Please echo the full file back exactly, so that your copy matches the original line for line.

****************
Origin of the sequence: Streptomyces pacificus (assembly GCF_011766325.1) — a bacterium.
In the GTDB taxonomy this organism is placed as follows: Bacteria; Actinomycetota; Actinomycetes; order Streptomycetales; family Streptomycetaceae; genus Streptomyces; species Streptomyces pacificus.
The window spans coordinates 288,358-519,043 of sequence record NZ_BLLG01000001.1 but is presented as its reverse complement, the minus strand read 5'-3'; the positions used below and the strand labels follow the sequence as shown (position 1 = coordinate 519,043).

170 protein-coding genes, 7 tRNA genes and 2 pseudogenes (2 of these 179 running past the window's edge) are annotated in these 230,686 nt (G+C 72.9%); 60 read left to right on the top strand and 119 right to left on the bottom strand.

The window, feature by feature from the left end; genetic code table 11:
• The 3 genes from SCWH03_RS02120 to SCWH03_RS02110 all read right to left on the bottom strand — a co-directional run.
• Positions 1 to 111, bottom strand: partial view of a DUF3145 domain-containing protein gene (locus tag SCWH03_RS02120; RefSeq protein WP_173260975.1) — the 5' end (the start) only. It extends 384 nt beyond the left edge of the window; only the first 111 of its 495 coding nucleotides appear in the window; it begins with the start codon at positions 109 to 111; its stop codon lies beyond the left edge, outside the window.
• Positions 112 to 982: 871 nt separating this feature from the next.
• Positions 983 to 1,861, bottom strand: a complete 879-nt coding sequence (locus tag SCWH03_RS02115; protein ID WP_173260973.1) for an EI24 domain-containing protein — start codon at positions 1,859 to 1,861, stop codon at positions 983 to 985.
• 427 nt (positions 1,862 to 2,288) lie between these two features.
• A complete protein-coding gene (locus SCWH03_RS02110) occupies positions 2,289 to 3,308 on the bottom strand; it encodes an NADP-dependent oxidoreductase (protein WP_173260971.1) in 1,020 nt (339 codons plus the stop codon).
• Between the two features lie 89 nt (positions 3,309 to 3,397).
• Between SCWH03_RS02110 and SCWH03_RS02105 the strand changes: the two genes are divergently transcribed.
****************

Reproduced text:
Origin of the sequence: Streptomyces pacificus (assembly GCF_011766325.1) — a bacterium.
In the GTDB taxonomy this organism is placed as follows: Bacteria; Actinomycetota; Actinomycetes; order Streptomycetales; family Streptomycetaceae; genus Streptomyces; species Streptomyces pacificus.
The window spans coordinates 288,358-519,043 of sequence record NZ_BLLG01000001.1 but is presented as its reverse complement, the minus strand read 5'-3'; the positions used below and the strand labels follow the sequence as shown (position 1 = coordinate 519,043).

170 protein-coding genes, 7 tRNA genes and 2 pseudogenes (2 of these 179 running past the window's edge) are annotated in these 230,686 nt (G+C 72.9%); 60 read left to right on the top strand and 119 right to left on the bottom strand.

The window, feature by feature from the left end; genetic code table 11:
• The 3 genes from SCWH03_RS02120 to SCWH03_RS02110 all read right to left on the bottom strand — a co-directional run.
• Positions 1 to 111, bottom strand: partial view of a DUF3145 domain-containing protein gene (locus tag SCWH03_RS02120; RefSeq protein WP_173260975.1) — the 5' end (the start) only. It extends 384 nt beyond the left edge of the window; only the first 111 of its 495 coding nucleotides appear in the window; it begins with the start codon at positions 109 to 111; its stop codon lies beyond the left edge, outside the window.
• Positions 112 to 982: 871 nt separating this feature from the next.
• Positions 983 to 1,861, bottom strand: a complete 879-nt coding sequence (locus tag SCWH03_RS02115; protein ID WP_173260973.1) for an EI24 domain-containing protein — start codon at positions 1,859 to 1,861, stop codon at positions 983 to 985.
• 427 nt (positions 1,862 to 2,288) lie between these two features.
• A complete protein-coding gene (locus SCWH03_RS02110) occupies positions 2,289 to 3,308 on the bottom strand; it encodes an NADP-dependent oxidoreductase (protein WP_173260971.1) in 1,020 nt (339 codons plus the stop codon).
• Between the two features lie 89 nt (positions 3,309 to 3,397).
• Between SCWH03_RS02110 and SCWH03_RS02105 the strand changes: the two genes are divergently transcribed.